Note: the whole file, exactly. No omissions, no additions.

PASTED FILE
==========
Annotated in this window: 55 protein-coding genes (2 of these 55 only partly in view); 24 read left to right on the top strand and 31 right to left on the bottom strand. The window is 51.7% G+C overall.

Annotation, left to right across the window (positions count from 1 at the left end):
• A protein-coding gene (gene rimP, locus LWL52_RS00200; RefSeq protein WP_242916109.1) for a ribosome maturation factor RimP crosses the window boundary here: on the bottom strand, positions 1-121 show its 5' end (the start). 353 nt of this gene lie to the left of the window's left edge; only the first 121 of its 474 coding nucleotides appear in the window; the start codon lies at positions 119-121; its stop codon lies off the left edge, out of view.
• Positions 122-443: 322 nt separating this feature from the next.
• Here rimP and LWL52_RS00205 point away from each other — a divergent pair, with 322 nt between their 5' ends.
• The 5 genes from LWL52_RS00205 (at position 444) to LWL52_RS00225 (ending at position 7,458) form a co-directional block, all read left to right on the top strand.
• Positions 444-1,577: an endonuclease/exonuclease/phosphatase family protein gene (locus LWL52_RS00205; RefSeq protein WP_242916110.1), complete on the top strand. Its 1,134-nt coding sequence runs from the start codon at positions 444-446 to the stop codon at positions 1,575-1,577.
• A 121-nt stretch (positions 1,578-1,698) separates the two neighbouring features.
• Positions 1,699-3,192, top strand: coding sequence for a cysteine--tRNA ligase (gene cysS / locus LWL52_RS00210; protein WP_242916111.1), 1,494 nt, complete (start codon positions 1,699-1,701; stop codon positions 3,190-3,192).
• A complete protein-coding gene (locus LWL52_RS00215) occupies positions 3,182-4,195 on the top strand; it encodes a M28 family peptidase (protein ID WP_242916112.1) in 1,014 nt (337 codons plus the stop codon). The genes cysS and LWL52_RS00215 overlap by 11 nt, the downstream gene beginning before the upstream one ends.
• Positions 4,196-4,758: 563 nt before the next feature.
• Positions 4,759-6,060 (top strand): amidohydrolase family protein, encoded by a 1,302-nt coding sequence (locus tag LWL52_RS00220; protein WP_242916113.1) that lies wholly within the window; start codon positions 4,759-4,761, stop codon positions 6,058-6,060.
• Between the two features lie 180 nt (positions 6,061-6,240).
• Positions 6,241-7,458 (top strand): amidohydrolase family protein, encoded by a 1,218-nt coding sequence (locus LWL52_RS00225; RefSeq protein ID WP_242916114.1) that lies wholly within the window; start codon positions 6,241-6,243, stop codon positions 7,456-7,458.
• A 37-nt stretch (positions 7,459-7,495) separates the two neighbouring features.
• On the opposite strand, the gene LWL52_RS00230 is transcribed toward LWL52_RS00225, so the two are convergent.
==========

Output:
Annotated in this window: 55 protein-coding genes (2 of these 55 only partly in view); 24 read left to right on the top strand and 31 right to left on the bottom strand. The window is 51.7% G+C overall.

Annotation, left to right across the window (positions count from 1 at the left end):
• A protein-coding gene (gene rimP, locus LWL52_RS00200; RefSeq protein WP_242916109.1) for a ribosome maturation factor RimP crosses the window boundary here: on the bottom strand, positions 1-121 show its 5' end (the start). 353 nt of this gene lie to the left of the window's left edge; only the first 121 of its 474 coding nucleotides appear in the window; the start codon lies at positions 119-121; its stop codon lies off the left edge, out of view.
• Positions 122-443: 322 nt separating this feature from the next.
• Here rimP and LWL52_RS00205 point away from each other — a divergent pair, with 322 nt between their 5' ends.
• The 5 genes from LWL52_RS00205 (at position 444) to LWL52_RS00225 (ending at position 7,458) form a co-directional block, all read left to right on the top strand.
• Positions 444-1,577: an endonuclease/exonuclease/phosphatase family protein gene (locus LWL52_RS00205; RefSeq protein WP_242916110.1), complete on the top strand. Its 1,134-nt coding sequence runs from the start codon at positions 444-446 to the stop codon at positions 1,575-1,577.
• A 121-nt stretch (positions 1,578-1,698) separates the two neighbouring features.
• Positions 1,699-3,192, top strand: coding sequence for a cysteine--tRNA ligase (gene cysS / locus LWL52_RS00210; protein WP_242916111.1), 1,494 nt, complete (start codon positions 1,699-1,701; stop codon positions 3,190-3,192).
• A complete protein-coding gene (locus LWL52_RS00215) occupies positions 3,182-4,195 on the top strand; it encodes a M28 family peptidase (protein ID WP_242916112.1) in 1,014 nt (337 codons plus the stop codon). The genes cysS and LWL52_RS00215 overlap by 11 nt, the downstream gene beginning before the upstream one ends.
• Positions 4,196-4,758: 563 nt before the next feature.
• Positions 4,759-6,060 (top strand): amidohydrolase family protein, encoded by a 1,302-nt coding sequence (locus tag LWL52_RS00220; protein WP_242916113.1) that lies wholly within the window; start codon positions 4,759-4,761, stop codon positions 6,058-6,060.
• Between the two features lie 180 nt (positions 6,061-6,240).
• Positions 6,241-7,458 (top strand): amidohydrolase family protein, encoded by a 1,218-nt coding sequence (locus LWL52_RS00225; RefSeq protein ID WP_242916114.1) that lies wholly within the window; start codon positions 6,241-6,243, stop codon positions 7,456-7,458.
• A 37-nt stretch (positions 7,459-7,495) separates the two neighbouring features.
• On the opposite strand, the gene LWL52_RS00230 is transcribed toward LWL52_RS00225, so the two are convergent.